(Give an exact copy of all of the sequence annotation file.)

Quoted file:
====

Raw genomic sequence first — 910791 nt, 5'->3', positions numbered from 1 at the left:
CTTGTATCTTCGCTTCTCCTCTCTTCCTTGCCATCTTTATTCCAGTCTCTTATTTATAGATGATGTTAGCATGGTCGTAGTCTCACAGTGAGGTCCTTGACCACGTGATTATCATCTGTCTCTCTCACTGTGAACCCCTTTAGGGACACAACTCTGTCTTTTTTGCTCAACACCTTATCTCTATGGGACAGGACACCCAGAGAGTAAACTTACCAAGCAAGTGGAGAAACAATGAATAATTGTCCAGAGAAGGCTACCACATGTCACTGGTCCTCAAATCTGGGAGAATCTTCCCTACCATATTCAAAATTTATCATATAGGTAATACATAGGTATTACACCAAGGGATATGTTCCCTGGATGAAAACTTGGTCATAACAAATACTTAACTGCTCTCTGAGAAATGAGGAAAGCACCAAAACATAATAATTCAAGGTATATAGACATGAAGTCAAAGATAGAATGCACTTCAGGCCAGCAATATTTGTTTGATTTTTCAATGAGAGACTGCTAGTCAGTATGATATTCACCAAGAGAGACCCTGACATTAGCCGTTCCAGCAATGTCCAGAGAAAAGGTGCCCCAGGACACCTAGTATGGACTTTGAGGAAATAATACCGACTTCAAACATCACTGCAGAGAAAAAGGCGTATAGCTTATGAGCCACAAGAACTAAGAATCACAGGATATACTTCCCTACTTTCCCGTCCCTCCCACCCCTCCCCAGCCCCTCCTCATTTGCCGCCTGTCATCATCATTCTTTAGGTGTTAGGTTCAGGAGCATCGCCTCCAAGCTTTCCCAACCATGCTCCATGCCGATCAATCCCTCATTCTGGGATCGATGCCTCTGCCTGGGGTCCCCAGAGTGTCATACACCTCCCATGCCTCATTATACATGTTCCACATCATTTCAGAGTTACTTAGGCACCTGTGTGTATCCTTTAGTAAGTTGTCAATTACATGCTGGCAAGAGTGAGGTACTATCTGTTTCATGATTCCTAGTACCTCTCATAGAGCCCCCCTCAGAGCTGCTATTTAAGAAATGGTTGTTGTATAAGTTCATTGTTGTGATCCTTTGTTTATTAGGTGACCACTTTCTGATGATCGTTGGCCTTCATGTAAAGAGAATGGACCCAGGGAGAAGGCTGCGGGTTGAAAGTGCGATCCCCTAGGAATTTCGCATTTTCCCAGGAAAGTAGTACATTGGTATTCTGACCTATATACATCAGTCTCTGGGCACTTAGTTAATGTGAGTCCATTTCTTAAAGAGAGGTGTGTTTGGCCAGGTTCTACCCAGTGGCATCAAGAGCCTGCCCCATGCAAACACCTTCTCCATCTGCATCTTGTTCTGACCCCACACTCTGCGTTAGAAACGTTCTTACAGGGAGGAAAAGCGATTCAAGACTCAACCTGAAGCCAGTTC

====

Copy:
Raw genomic sequence first — 910791 nt, 5'->3', positions numbered from 1 at the left:
CTTGTATCTTCGCTTCTCCTCTCTTCCTTGCCATCTTTATTCCAGTCTCTTATTTATAGATGATGTTAGCATGGTCGTAGTCTCACAGTGAGGTCCTTGACCACGTGATTATCATCTGTCTCTCTCACTGTGAACCCCTTTAGGGACACAACTCTGTCTTTTTTGCTCAACACCTTATCTCTATGGGACAGGACACCCAGAGAGTAAACTTACCAAGCAAGTGGAGAAACAATGAATAATTGTCCAGAGAAGGCTACCACATGTCACTGGTCCTCAAATCTGGGAGAATCTTCCCTACCATATTCAAAATTTATCATATAGGTAATACATAGGTATTACACCAAGGGATATGTTCCCTGGATGAAAACTTGGTCATAACAAATACTTAACTGCTCTCTGAGAAATGAGGAAAGCACCAAAACATAATAATTCAAGGTATATAGACATGAAGTCAAAGATAGAATGCACTTCAGGCCAGCAATATTTGTTTGATTTTTCAATGAGAGACTGCTAGTCAGTATGATATTCACCAAGAGAGACCCTGACATTAGCCGTTCCAGCAATGTCCAGAGAAAAGGTGCCCCAGGACACCTAGTATGGACTTTGAGGAAATAATACCGACTTCAAACATCACTGCAGAGAAAAAGGCGTATAGCTTATGAGCCACAAGAACTAAGAATCACAGGATATACTTCCCTACTTTCCCGTCCCTCCCACCCCTCCCCAGCCCCTCCTCATTTGCCGCCTGTCATCATCATTCTTTAGGTGTTAGGTTCAGGAGCATCGCCTCCAAGCTTTCCCAACCATGCTCCATGCCGATCAATCCCTCATTCTGGGATCGATGCCTCTGCCTGGGGTCCCCAGAGTGTCATACACCTCCCATGCCTCATTATACATGTTCCACATCATTTCAGAGTTACTTAGGCACCTGTGTGTATCCTTTAGTAAGTTGTCAATTACATGCTGGCAAGAGTGAGGTACTATCTGTTTCATGATTCCTAGTACCTCTCATAGAGCCCCCCTCAGAGCTGCTATTTAAGAAATGGTTGTTGTATAAGTTCATTGTTGTGATCCTTTGTTTATTAGGTGACCACTTTCTGATGATCGTTGGCCTTCATGTAAAGAGAATGGACCCAGGGAGAAGGCTGCGGGTTGAAAGTGCGATCCCCTAGGAATTTCGCATTTTCCCAGGAAAGTAGTACATTGGTATTCTGACCTATATACATCAGTCTCTGGGCACTTAGTTAATGTGAGTCCATTTCTTAAAGAGAGGTGTGTTTGGCCAGGTTCTACCCAGTGGCATCAAGAGCCTGCCCCATGCAAACACCTTCTCCATCTGCATCTTGTTCTGACCCCACACTCTGCGTTAGAAACGTTCTTACAGGGAGGAAAAGCGATTCAAGACTCAACCTGAAGCCAGTTC